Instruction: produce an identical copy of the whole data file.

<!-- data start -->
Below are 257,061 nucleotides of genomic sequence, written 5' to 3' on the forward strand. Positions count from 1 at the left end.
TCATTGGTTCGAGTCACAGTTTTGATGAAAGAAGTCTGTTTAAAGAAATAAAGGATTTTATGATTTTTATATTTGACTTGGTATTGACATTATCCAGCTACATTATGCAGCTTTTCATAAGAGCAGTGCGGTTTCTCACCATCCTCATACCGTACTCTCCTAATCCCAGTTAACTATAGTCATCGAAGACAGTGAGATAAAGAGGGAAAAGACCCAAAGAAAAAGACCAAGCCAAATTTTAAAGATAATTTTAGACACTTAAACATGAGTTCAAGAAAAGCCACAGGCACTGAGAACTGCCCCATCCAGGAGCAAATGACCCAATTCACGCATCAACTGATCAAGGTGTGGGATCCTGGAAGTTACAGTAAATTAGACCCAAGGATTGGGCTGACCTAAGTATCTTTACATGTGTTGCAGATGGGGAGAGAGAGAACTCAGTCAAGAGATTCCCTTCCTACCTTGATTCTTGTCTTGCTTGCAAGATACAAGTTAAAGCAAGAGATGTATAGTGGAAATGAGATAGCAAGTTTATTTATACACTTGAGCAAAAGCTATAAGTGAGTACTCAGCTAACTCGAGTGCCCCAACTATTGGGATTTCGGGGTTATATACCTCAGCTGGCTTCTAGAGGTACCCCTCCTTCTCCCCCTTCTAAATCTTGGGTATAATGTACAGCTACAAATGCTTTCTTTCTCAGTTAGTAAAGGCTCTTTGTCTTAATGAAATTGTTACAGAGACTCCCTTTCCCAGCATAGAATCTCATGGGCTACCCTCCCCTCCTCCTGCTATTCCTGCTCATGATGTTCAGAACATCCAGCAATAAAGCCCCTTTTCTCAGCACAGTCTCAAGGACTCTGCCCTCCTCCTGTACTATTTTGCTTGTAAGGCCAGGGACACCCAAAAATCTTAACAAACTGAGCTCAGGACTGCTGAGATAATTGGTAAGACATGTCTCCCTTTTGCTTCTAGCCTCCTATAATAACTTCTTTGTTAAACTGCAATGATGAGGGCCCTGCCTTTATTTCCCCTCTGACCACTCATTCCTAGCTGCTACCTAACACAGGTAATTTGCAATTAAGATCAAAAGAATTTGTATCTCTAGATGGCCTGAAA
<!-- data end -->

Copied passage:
Below are 257,061 nucleotides of genomic sequence, written 5' to 3' on the forward strand. Positions count from 1 at the left end.
TCATTGGTTCGAGTCACAGTTTTGATGAAAGAAGTCTGTTTAAAGAAATAAAGGATTTTATGATTTTTATATTTGACTTGGTATTGACATTATCCAGCTACATTATGCAGCTTTTCATAAGAGCAGTGCGGTTTCTCACCATCCTCATACCGTACTCTCCTAATCCCAGTTAACTATAGTCATCGAAGACAGTGAGATAAAGAGGGAAAAGACCCAAAGAAAAAGACCAAGCCAAATTTTAAAGATAATTTTAGACACTTAAACATGAGTTCAAGAAAAGCCACAGGCACTGAGAACTGCCCCATCCAGGAGCAAATGACCCAATTCACGCATCAACTGATCAAGGTGTGGGATCCTGGAAGTTACAGTAAATTAGACCCAAGGATTGGGCTGACCTAAGTATCTTTACATGTGTTGCAGATGGGGAGAGAGAGAACTCAGTCAAGAGATTCCCTTCCTACCTTGATTCTTGTCTTGCTTGCAAGATACAAGTTAAAGCAAGAGATGTATAGTGGAAATGAGATAGCAAGTTTATTTATACACTTGAGCAAAAGCTATAAGTGAGTACTCAGCTAACTCGAGTGCCCCAACTATTGGGATTTCGGGGTTATATACCTCAGCTGGCTTCTAGAGGTACCCCTCCTTCTCCCCCTTCTAAATCTTGGGTATAATGTACAGCTACAAATGCTTTCTTTCTCAGTTAGTAAAGGCTCTTTGTCTTAATGAAATTGTTACAGAGACTCCCTTTCCCAGCATAGAATCTCATGGGCTACCCTCCCCTCCTCCTGCTATTCCTGCTCATGATGTTCAGAACATCCAGCAATAAAGCCCCTTTTCTCAGCACAGTCTCAAGGACTCTGCCCTCCTCCTGTACTATTTTGCTTGTAAGGCCAGGGACACCCAAAAATCTTAACAAACTGAGCTCAGGACTGCTGAGATAATTGGTAAGACATGTCTCCCTTTTGCTTCTAGCCTCCTATAATAACTTCTTTGTTAAACTGCAATGATGAGGGCCCTGCCTTTATTTCCCCTCTGACCACTCATTCCTAGCTGCTACCTAACACAGGTAATTTGCAATTAAGATCAAAAGAATTTGTATCTCTAGATGGCCTGAAA